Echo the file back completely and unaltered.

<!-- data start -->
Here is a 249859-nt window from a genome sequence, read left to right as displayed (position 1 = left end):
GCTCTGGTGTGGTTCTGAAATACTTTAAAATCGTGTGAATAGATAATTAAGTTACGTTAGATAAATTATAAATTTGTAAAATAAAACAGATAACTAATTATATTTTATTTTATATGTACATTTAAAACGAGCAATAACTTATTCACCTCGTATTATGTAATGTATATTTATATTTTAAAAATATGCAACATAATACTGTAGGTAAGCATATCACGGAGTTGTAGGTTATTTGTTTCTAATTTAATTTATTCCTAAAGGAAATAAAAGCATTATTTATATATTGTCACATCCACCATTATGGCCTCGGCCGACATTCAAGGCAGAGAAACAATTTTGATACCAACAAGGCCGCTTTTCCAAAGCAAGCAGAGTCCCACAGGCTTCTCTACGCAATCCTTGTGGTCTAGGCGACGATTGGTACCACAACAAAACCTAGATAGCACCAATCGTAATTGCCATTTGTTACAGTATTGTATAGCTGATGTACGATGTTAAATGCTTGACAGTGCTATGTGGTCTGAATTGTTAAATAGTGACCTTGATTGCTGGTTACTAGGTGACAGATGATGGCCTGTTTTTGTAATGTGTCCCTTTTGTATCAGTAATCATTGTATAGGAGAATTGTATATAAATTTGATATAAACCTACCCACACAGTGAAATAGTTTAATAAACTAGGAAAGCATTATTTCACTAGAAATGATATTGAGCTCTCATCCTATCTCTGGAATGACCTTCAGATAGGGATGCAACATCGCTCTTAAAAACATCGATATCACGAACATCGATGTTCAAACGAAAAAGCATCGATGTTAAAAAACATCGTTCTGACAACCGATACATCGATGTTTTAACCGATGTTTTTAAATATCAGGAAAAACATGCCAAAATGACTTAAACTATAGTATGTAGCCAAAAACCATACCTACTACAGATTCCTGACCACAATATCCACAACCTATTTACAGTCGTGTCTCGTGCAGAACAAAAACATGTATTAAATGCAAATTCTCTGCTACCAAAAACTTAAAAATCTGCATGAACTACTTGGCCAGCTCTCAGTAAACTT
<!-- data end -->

Here is a 249859-nt window from a genome sequence, read left to right as displayed (position 1 = left end):
GCTCTGGTGTGGTTCTGAAATACTTTAAAATCGTGTGAATAGATAATTAAGTTACGTTAGATAAATTATAAATTTGTAAAATAAAACAGATAACTAATTATATTTTATTTTATATGTACATTTAAAACGAGCAATAACTTATTCACCTCGTATTATGTAATGTATATTTATATTTTAAAAATATGCAACATAATACTGTAGGTAAGCATATCACGGAGTTGTAGGTTATTTGTTTCTAATTTAATTTATTCCTAAAGGAAATAAAAGCATTATTTATATATTGTCACATCCACCATTATGGCCTCGGCCGACATTCAAGGCAGAGAAACAATTTTGATACCAACAAGGCCGCTTTTCCAAAGCAAGCAGAGTCCCACAGGCTTCTCTACGCAATCCTTGTGGTCTAGGCGACGATTGGTACCACAACAAAACCTAGATAGCACCAATCGTAATTGCCATTTGTTACAGTATTGTATAGCTGATGTACGATGTTAAATGCTTGACAGTGCTATGTGGTCTGAATTGTTAAATAGTGACCTTGATTGCTGGTTACTAGGTGACAGATGATGGCCTGTTTTTGTAATGTGTCCCTTTTGTATCAGTAATCATTGTATAGGAGAATTGTATATAAATTTGATATAAACCTACCCACACAGTGAAATAGTTTAATAAACTAGGAAAGCATTATTTCACTAGAAATGATATTGAGCTCTCATCCTATCTCTGGAATGACCTTCAGATAGGGATGCAACATCGCTCTTAAAAACATCGATATCACGAACATCGATGTTCAAACGAAAAAGCATCGATGTTAAAAAACATCGTTCTGACAACCGATACATCGATGTTTTAACCGATGTTTTTAAATATCAGGAAAAACATGCCAAAATGACTTAAACTATAGTATGTAGCCAAAAACCATACCTACTACAGATTCCTGACCACAATATCCACAACCTATTTACAGTCGTGTCTCGTGCAGAACAAAAACATGTATTAAATGCAAATTCTCTGCTACCAAAAACTTAAAAATCTGCATGAACTACTTGGCCAGCTCTCAGTAAACTT